3. There are functions, especially function templates, that invoke user-defined functions that may or may not be declared throw(). Declaring such functions with the empty exception specification will cause compilers to generate suboptimal code when the user-defined function isn't also declared not to throw.

The answer to point (1) above is that implementers can (and some have) declare functions with throw() to indicate to the compiler that calls to the function can safely be assumed not to throw in order to allow it to generate efficient code at the call site without also having to define the functions the same way and causing the compiler to generate suboptimal code for the function definition. That is, the function is declared with throw() in a header but it's defined without it in the source file. The throw() declaration is suppressed when compiling the definition to avoid compiler errors. This technique, while strictly speaking no permitted by the language, is safe and has been employed in practice. For example, the GNU C library takes this approach. Microsoft Visual C++ takes a similar approach by simply assuming that no function with C language linkage can throw an exception unless it's explicitly declared to do so using the language extension throw(...).

Our answer to point (2) above is that there is no existing practice where C++ Standard Library implementers have opted to make use of the proprietary mechanisms to declare functions that don't throw. The language provides a mechanism specifically designed for this purpose. Avoiding its use in the specification itself in favor of proprietary mechanisms defeats the purpose of the feature. In addition, making use of the empty exception specification inconsistently, in some areas of the standard, while conspicuously avoiding it and making use of the "Throws: Nothing." form in others is confusing to users.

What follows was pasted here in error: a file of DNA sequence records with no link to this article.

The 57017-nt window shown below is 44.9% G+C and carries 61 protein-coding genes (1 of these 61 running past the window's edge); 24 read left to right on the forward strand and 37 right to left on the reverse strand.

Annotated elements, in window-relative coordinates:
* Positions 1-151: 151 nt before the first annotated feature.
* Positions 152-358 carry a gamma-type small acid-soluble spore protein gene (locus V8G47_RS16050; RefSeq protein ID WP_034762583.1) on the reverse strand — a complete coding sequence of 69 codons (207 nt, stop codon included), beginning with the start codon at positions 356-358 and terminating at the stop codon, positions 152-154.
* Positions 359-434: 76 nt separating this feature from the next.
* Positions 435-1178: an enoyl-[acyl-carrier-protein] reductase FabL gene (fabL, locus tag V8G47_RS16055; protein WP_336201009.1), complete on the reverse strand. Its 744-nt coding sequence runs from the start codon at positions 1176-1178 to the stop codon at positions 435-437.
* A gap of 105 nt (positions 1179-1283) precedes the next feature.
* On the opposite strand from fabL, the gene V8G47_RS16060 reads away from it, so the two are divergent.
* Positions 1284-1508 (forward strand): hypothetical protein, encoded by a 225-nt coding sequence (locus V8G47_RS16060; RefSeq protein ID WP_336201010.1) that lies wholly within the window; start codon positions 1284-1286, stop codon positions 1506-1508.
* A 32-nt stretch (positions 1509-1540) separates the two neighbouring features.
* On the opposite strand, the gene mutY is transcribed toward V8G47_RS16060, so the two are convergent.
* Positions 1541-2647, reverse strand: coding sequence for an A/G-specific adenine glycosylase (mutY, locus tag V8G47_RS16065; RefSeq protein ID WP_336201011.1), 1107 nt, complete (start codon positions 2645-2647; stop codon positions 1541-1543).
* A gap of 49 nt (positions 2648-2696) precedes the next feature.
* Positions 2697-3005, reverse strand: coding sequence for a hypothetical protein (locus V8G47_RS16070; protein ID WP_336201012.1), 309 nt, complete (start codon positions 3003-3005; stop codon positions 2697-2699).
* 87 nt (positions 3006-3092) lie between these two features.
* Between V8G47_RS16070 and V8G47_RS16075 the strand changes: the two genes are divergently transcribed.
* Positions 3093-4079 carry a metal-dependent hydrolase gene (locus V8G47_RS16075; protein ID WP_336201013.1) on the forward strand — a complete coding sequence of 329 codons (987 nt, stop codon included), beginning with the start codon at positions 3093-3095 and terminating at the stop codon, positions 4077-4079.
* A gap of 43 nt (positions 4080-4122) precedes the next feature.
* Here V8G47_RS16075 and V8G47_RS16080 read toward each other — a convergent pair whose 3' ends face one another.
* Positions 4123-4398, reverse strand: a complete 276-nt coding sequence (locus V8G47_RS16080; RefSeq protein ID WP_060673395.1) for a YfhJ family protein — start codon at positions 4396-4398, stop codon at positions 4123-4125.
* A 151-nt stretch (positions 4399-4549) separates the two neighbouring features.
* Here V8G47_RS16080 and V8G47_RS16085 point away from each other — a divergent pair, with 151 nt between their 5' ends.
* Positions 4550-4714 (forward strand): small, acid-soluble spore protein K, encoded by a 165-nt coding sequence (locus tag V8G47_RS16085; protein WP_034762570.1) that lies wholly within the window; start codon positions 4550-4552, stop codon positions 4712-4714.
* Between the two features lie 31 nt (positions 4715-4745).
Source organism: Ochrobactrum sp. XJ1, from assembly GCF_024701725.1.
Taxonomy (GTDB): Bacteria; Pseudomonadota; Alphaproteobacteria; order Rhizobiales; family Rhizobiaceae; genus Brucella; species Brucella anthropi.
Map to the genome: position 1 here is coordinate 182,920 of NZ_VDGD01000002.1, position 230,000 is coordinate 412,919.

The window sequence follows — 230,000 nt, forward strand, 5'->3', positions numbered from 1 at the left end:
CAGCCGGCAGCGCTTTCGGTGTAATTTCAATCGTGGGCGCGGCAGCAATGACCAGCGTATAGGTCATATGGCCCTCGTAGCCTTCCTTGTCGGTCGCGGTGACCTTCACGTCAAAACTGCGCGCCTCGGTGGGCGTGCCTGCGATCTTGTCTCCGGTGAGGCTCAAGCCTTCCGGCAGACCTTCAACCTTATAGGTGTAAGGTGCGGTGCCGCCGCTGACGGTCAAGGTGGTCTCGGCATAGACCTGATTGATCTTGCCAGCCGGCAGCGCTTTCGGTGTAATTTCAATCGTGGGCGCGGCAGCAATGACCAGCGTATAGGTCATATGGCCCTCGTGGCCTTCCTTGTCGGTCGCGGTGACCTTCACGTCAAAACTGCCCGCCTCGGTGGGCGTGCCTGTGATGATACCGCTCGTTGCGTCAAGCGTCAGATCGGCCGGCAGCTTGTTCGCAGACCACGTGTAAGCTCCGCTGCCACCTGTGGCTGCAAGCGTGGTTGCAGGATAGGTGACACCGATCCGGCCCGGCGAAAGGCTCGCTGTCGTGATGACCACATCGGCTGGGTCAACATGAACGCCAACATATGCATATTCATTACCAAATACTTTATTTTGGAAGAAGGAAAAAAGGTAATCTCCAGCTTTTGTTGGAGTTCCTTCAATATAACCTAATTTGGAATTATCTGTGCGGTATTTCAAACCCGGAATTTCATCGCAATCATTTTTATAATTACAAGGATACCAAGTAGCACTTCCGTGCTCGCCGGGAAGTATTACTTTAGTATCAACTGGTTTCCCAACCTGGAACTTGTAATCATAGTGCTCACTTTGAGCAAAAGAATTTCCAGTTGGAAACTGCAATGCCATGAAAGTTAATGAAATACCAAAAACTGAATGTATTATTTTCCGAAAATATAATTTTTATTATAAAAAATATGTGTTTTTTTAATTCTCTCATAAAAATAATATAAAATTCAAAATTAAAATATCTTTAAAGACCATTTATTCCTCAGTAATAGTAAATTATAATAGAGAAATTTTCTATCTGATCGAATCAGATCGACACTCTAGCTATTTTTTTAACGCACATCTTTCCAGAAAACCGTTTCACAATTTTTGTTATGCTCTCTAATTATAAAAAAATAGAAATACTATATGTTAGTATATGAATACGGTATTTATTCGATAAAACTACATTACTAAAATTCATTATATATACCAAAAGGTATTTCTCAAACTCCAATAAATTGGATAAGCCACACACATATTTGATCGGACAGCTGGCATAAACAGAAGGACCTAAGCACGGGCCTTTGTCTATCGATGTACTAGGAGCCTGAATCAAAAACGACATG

The answer to point (3) is simply to exercise caution when declaring functions and especially function templates with the empty exception specification. Functions that required not to throw but that may call back into user code are poor candidates for the empty exception specification and should instead be specified using "Throws: Nothing." clause.

[ 2009-07 Frankfurt ]

We need someone to do an extensive review.

NAD Future.

[2017-02 in Kona, LEWG recommends NAD]

The discussed discrepancy isn’t relevant any longer: now we have noexcept and have deprecated throw(). Additionally, the guidance on narrow vs. wide contracts, Requires clauses, and noexcept/Throws means that the proposed resolution is more subtle even if updated in terms of noexcept().

[2017-06-02 Issues Telecon]

Resolve as NAD

Proposed resolution:

We propose two possible solutions. Our recommendation is to adopt Option 1 below.

Option 1:

Except for functions or function templates that make calls back to user-defined functions that may not be declared throw() replace all occurrences of the "Throws: Nothing." clause with the empty exception specification. Functions that are required not to throw but that make calls back to user code should be specified to "Throw: Nothing."

Option 2:

For consistency, replace all occurrences of the empty exception specification with a "Throws: Nothing." clause.